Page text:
Preparticipation evaluation: an evidence-based review

Clin J Sport Med. 2004 May;14(3):109-22. doi: 10.1097/00042752-200405000-00002.


Objective: To review available evidence establishing the validity of the preparticipation evaluation (PPE) as a method for screening health risk prior to participation in exercise and sport. Specific emphasis was placed on reviewing original research evaluating methods to screen participants for risk of sudden cardiovascular death. Literature on the current state of the PPE as a screening tool for athletic participation was examined.

Data sources: Electronic databases were searched for articles relating to mass screening for sports participation and sudden cardiac death in athletes published up to January 2004. Databases searched included Medline (OVID Web, 1966-2004), PubMed (1966-2004), Sport Discuss (1975-2004), Current Contents, CISTI Source (1993-2004), Cochrane Database of Systematic Reviews, and EBM Reviews. Additional references from the bibliographies of retrieved articles were also reviewed.

Selection criteria: All study designs were retrieved, but only those studying athletes and/or student-athletes under age 36 years were reviewed. Of the original research retrieved, the majority of the articles sought to establish incidence or prevalence of cardiovascular causes of sudden death in athletes or the validity of various screening tools. Original research articles seeking to establish the current use of the PPE in all its various forms were also reviewed. All of the articles selected for review consisted of type II, population-based data.

Data extraction and synthesis: The initial literature search identified 639 papers. Of these, 310 articles that met the selection criteria were reviewed, and 25 articles were identified as original research directly relating to the PPE. All of these contained type II evidence-population-based clinical studies. The majority of the literature on the PPE consists of type III evidence-case-based opinion papers and position papers from respected authors and sports medicine societies and reports of expert committees. This literature was also reviewed, but only original research relevant to the PPE is reported in this article. The majority of these studies examined cardiovascular diseases and screening procedures.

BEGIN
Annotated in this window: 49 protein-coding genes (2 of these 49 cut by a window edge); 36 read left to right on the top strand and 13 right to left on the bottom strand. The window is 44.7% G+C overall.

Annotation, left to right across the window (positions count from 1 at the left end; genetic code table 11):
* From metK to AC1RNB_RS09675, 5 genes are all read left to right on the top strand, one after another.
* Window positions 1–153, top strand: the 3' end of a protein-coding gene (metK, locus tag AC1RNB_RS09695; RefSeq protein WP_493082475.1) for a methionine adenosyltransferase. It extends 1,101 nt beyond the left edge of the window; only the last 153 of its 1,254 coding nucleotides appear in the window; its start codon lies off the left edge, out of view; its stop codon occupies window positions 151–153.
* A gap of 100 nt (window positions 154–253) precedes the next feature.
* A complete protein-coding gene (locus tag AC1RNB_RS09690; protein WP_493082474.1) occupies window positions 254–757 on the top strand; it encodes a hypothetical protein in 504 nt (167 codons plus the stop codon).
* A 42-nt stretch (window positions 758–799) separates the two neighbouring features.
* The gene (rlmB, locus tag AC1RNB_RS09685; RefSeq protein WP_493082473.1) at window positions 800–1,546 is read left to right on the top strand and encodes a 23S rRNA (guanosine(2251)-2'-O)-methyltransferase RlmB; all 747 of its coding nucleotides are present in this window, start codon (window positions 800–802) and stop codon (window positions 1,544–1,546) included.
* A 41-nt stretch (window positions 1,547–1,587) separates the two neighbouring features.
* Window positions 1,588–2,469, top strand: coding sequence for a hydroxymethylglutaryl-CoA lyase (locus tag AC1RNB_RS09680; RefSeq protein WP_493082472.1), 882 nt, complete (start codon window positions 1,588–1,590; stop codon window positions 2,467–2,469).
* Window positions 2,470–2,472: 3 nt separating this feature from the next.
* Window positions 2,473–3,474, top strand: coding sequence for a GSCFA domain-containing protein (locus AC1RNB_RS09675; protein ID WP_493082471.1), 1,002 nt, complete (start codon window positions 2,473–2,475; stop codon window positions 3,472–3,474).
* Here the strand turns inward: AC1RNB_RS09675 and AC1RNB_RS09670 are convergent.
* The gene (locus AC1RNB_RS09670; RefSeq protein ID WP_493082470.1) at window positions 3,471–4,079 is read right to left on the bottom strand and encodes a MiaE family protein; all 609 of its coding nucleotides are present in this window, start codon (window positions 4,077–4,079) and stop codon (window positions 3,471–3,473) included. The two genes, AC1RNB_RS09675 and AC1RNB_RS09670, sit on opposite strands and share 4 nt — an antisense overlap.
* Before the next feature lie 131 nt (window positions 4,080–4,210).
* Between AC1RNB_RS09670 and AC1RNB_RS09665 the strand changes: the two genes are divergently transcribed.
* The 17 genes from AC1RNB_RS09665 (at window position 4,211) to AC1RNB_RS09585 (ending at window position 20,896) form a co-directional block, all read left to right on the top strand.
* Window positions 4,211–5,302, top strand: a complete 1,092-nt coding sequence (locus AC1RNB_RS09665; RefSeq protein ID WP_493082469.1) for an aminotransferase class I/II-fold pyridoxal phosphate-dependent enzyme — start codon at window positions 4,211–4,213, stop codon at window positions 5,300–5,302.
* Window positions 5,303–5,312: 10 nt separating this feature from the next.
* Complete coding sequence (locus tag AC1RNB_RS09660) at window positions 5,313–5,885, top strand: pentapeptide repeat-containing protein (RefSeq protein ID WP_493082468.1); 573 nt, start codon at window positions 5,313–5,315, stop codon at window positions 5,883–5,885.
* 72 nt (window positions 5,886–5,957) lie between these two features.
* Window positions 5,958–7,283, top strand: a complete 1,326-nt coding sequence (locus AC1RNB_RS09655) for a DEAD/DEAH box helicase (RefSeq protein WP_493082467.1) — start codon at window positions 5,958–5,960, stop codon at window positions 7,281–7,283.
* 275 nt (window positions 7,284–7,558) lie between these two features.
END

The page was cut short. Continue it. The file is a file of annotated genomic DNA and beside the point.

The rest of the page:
Results: The 5 studies that assessed the format or effectiveness of the PPE concluded that it was inadequate. The format of the PPE is not standardized and does not consistently address the American Heart Association recommendations for cardiovascular screening history and physical exams. A variety of health care professionals, some without proper training, administer the PPE. The 12 original studies that looked at specific cardiovascular screening techniques were divided on the effectiveness of history, physical examination, electrocardiogram, and echocardiography for detecting cardiovascular risks for sudden death in athletes.

Conclusions: A PPE is required by most sport organizations in America, but research as to its effectiveness is very limited. PPEs have been mandatory in Italy for many years, and we can draw on some the data recorded over this time. Otherwise, very few studies in America or elsewhere have been performed on the PPE process. The research available indicates that the PPE is not implemented adequately or uniformly. An opportunity exists to create a standardized, validated PPE that meets medical standards for quality and provides sensitive, specific screening of potential participants in sport and exercise.

Publication types

  • Review

MeSH terms

  • Athletic Injuries / prevention & control
  • Cardiovascular Diseases / diagnosis*
  • Evidence-Based Medicine*
  • Humans
  • Physical Examination*
  • Risk Factors
  • Sports Medicine*
  • Sports*
  • United States